Just wanted to give you all the details of the North Country Trail 50 Miler I ran this past Saturday. It was my first "ultra" and it was a blast. The location was in the beautiful Manistee National Park in northern Michigan. It was a 2 loop course on a single trail throughout the forest. The weather was ideal, low 50's at the start and around the low 70's during the day. I took all of your advice and loaded up on HEED and Endurolytes the day before. I know it made a huge difference during my run. The first 25 mile loop went well, came in at 4:50 and changed socks and took my Advil. I felt confident about the 2nd 25, but at the same time I was going in unchartered waters having never ran longer than 5:30 at one time. The first thing that I noticed was that it got significantly more quiet on the 2nd loop, no gung ho runners like the start and the marathoners had finished their race.
I banged my right foot on a tree root at the beginning of the loop and thought I broke it, but the numbness went away on the first downhill thereafter. Amazingly, that was the only time I lost my footing or nearly tripped. About 1 hour into the 2nd loop my first and really only problem cropped up, a little embarrassing but my shorts were soaked wet and I developed a tremendous amount of chaffing in all the wrong areas. Nevertheless, my good friend Pam who was crewing for me saw my "pain" on my face at the next aid station and drove like Mel Gibson in "Road Warrior" to get me a dry pair of shorts from the parking area and meet me at the next aid station 25 minutes later. Looking back now, it was pretty funny, but I have never felt so relieved to put on those dry shorts.
My pace started slowing on the 2nd loop and I found myself running alone for most of it. At times, my mind started running some not so positive dialogue, but I snapped out of my self pity and loathing by thinking about my kids, especially my oldest son Ari who has autism. I focused on how fortunate I am that I can run thru the woods and my only worry is my aching body, compared to the daily sensory barrage my son encounters and how brave he is to put up with all his situations on an everyday basis. Grateful perspective is always the best tonic for aching feet and screaming quads.
My friend who was crewing for me agreed to pace me in for the last 10 miles. I found out during the run that a sub 11 hour finish would get me in the Western States lottery. I had my goal. With 10 miles to go, I was about 15 minutes behind the 11 hour mark and then I remembered what you told me about the 50, the race does not begin until after 30 miles. Well, I figured even if I were to walk the last 10 miles, I was still going to be in pain and very sore at the finish, so I decided to go for it and try to run all the downhills hard and really powerwalk/run the uphills to the finish. Amazingly, and with the presence of my pacer behind me, I started to pick up my cadence and speed. We got to the aid station 4 miles from the finish at 10:06. I had a drink of flat Coke and ran the last 4 miles in without stopping to finish at 10:57.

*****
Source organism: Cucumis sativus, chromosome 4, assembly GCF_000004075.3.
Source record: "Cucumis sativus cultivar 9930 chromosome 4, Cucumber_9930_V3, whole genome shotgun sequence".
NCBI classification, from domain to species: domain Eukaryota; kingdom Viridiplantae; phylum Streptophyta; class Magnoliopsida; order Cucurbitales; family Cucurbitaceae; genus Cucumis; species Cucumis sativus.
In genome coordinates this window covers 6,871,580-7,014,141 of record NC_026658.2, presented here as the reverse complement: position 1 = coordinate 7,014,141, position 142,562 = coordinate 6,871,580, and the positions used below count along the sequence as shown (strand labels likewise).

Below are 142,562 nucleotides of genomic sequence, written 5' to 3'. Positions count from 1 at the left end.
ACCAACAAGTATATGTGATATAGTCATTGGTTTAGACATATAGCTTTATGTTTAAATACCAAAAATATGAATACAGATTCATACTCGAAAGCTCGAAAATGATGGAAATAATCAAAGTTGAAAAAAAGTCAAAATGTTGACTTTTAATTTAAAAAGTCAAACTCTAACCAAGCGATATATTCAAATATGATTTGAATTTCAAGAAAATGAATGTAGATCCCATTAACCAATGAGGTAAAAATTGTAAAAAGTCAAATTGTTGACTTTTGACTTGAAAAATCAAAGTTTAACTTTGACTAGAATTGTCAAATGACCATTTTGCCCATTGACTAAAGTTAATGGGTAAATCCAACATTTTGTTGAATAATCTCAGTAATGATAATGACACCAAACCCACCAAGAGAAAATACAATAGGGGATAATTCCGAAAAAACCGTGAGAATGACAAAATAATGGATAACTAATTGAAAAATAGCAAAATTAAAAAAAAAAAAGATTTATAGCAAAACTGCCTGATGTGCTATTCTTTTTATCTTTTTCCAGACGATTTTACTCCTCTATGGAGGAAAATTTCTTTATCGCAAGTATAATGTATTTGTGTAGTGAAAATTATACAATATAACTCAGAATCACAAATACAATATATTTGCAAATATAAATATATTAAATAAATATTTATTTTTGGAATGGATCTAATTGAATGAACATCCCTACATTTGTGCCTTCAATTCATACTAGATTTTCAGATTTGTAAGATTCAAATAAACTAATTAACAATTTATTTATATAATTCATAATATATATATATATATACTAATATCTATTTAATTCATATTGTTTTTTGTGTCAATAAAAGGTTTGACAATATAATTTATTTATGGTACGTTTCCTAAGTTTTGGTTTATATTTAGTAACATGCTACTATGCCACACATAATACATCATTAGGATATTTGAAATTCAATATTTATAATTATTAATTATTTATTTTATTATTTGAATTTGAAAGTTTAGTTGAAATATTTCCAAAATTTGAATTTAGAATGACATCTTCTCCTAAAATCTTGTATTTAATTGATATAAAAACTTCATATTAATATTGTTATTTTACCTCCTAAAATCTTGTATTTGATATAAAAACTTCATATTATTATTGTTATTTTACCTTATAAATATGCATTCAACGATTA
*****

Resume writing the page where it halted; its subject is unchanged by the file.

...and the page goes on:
I have never pushed myself physically like I did those last 2 hours of the race and I have to thank you for allowing me that opportunity. The past several 1/2 and full marathons I have run, I was the one that everyone passed at the end. I never trained properly or had a clue on nutrition and hydration. Coach Lisa, thanks to your workout schedules (especially the rowing, weights and jump roping) I was physically ready to push it to the finish and not have anyone pass me in the last 10 miles. For a change, I was the one saying "on your left", what a great feeling!! I found out that I could block out pain, mostly the blisters and other assorted foot ailments that popped up when I was running the long downhills hard and fast at the end. Mostly, it was your kind encouraging words that I was on pace with my workouts and the confidence you instilled in me that I could accomplish this endeavor.
Thank you Lisa for the example you set for all your clients and the world to see, from the Double Badwater to your commitment to all of us to"running with a purpose".
Just like it is said that "there are no self-made millionaires", after this weekend I can emphatically state that "there are no self-made Ultra Marathoners" as well.
Thank you again and looking forward to the next one. Who knows, maybe I will enter that lottery for the Western States, but only if I have you one my "team".